I’d venture that all of us who feel passionately about the environment and clamor for its protection and restoration can point to outdoor experiences in our youth that engaged us, excited us, seduced us into a deeper appreciation of the natural environment — “ah ha” moments that hooked us for good!
PEC believes that providing Pennsylvanians with access to the outdoors keeps us connected to natural resources and cultivates appreciation, if not reverence, for the natural environment. It makes us feel good! It gives us breath! It makes us smile. It provides space! Places to hike, bike, kayak, fish, hunt, and swim, to name just a few activities.
The William Penn Foundation’s (WPF) grants for trail work are part of their “Constituency Building” initiative embedded in their Watershed Protection Program. There’s almost a perfect match between their intended outcome and PEC’s longstanding view that, without connection to natural resources, Pennsylvanians won’t be the champions and stewards we need.
We need safe places for healthful recreation, and our communities need safe places just to connect with one another.
In the heavily populated Philadelphia area, multi-purpose trails that enable all sorts of users access is especially important. Multi-purpose trails can accommodate baby strollers, wheelchairs, and other assistive devices for mobility, while also welcoming runners, cyclists (including electric assist bikes), and pedestrians of all kinds — whether they’re out for a long-distance hike or just a casual stroll.
The staff at the WPF take this all very seriously, and during the past year worked hand-in-hand with PEC’s partners in the Circuit Trails Coalition to craft aligned proposals from twelve independent non-profit organizations that want to fulfill their missions on the region’s trails. Totalling $5.9 Million, these grants will contribute mightily to building a constituency for water quality and environmental restoration by bringing diverse users closer to nature. It’s no surprise that many trails in our region follow existing streams or rivers, or that these trails connect towns and city neighborhoods to parks and even more outdoor recreation opportunities.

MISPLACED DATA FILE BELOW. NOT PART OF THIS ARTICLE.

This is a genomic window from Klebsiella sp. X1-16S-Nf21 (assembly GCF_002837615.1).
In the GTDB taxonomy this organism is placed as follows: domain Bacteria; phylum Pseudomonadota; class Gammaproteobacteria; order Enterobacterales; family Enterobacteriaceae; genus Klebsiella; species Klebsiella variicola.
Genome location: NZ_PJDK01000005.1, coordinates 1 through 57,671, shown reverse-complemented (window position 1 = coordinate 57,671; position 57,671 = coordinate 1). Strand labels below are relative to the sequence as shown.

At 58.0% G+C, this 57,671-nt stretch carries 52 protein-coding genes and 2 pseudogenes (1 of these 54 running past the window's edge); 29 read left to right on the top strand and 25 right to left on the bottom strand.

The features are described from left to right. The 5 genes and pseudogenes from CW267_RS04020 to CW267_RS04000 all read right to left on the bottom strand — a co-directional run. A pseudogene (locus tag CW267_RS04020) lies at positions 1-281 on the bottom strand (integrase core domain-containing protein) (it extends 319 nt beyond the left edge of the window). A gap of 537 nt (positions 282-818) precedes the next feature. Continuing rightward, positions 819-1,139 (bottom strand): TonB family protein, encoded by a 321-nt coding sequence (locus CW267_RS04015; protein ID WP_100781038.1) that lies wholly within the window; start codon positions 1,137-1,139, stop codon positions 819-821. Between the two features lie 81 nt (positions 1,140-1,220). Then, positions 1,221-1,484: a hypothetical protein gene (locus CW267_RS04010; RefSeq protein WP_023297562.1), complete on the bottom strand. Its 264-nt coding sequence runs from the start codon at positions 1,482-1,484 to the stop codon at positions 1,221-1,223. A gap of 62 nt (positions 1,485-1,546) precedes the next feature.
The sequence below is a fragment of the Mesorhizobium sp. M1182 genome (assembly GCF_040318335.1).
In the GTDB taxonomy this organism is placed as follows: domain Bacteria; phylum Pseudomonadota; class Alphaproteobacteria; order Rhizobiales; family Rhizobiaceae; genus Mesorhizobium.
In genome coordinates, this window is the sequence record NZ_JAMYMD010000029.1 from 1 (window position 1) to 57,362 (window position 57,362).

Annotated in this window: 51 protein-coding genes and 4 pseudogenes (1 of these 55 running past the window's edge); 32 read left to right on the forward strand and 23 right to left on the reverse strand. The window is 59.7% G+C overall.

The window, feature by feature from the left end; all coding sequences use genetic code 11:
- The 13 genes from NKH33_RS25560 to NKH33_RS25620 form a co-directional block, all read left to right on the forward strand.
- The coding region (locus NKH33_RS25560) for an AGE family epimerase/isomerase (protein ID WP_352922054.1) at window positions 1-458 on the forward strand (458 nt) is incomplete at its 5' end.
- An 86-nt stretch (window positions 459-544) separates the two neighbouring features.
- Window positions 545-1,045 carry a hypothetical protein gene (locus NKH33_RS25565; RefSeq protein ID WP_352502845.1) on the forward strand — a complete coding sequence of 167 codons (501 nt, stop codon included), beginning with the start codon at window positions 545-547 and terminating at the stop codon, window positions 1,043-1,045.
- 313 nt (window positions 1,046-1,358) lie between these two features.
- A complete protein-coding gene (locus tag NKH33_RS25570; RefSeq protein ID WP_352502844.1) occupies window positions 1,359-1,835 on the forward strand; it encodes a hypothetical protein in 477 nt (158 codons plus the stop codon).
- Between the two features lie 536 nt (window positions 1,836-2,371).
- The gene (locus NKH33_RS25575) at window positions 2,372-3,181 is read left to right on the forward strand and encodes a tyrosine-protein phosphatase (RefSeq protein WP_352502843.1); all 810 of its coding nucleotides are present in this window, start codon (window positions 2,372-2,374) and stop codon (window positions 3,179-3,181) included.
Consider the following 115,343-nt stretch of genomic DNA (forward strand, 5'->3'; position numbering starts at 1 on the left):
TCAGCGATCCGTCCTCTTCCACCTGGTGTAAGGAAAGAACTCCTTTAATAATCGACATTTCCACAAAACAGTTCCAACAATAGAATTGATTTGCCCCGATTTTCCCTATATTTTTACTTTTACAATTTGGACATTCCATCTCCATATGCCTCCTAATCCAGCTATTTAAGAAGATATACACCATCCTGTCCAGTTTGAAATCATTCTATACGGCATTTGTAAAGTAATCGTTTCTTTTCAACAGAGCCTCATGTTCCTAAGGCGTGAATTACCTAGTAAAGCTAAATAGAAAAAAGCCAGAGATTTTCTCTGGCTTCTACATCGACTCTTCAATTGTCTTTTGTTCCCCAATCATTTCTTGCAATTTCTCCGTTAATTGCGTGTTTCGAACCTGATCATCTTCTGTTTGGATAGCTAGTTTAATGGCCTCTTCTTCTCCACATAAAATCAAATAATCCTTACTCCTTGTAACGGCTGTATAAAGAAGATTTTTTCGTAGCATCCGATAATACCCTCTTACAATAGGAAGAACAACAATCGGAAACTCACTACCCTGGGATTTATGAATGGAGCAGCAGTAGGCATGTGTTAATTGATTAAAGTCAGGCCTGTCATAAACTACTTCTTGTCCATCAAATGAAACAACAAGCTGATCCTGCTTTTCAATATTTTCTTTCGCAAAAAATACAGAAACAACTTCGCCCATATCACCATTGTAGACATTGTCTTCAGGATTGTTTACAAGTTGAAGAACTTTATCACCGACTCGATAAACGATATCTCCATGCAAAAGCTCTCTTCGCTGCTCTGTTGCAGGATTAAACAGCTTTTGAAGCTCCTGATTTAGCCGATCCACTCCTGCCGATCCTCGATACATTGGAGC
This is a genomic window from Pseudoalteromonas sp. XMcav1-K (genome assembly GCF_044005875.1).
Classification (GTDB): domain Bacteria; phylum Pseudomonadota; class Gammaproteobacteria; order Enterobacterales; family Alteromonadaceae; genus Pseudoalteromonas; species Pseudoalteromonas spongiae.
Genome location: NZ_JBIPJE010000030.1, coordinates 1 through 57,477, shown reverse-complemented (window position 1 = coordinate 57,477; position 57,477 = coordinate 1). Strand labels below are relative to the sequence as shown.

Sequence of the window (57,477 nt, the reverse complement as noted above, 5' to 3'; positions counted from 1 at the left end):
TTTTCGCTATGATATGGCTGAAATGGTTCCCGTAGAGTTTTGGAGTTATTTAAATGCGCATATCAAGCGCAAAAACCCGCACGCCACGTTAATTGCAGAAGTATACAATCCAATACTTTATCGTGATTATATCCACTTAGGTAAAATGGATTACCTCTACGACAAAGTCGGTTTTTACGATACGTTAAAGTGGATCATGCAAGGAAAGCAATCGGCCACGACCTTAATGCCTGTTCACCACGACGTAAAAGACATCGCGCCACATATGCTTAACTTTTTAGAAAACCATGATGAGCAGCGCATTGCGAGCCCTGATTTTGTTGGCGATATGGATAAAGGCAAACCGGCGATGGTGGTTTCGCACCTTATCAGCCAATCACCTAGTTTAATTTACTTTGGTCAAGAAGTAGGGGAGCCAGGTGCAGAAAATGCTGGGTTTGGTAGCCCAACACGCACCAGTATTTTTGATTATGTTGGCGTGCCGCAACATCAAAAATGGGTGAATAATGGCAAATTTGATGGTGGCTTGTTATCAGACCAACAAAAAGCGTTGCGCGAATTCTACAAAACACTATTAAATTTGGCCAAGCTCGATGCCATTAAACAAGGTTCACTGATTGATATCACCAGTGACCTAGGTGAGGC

PEC’s funding will support continued expansion of the actual trail miles built over the next two years and will provide PEC funds to regrant to smaller, more diverse groups that share the vision but may lack the resources. These “mini-grants” are one of the exciting new initiatives under the new grant.
PEC will also double down on our efforts to make Circuit Trails more welcoming and enticing to all users. Through recent surveys of Black and Latino communities in the region, we learned that residents haven’t always seen themselves represented amongst current trail users. Though most said they were interested in spending time outdoors, many respondents simply didn’t know about trails in their neighborhoods, and those who did often experienced barriers to feeling safe and welcome.
The WPF’s grantmaking in support of a coordinated approach to building the Circuit Trails network and inviting diverse users is an exciting and timely investment in trails. We need safe places for healthful recreation, and our communities need safe places just to connect with one another. We need joyful and memorable outdoor experiences that will seduce the future champions and advocates of our natural resources to ensure a better environment for all.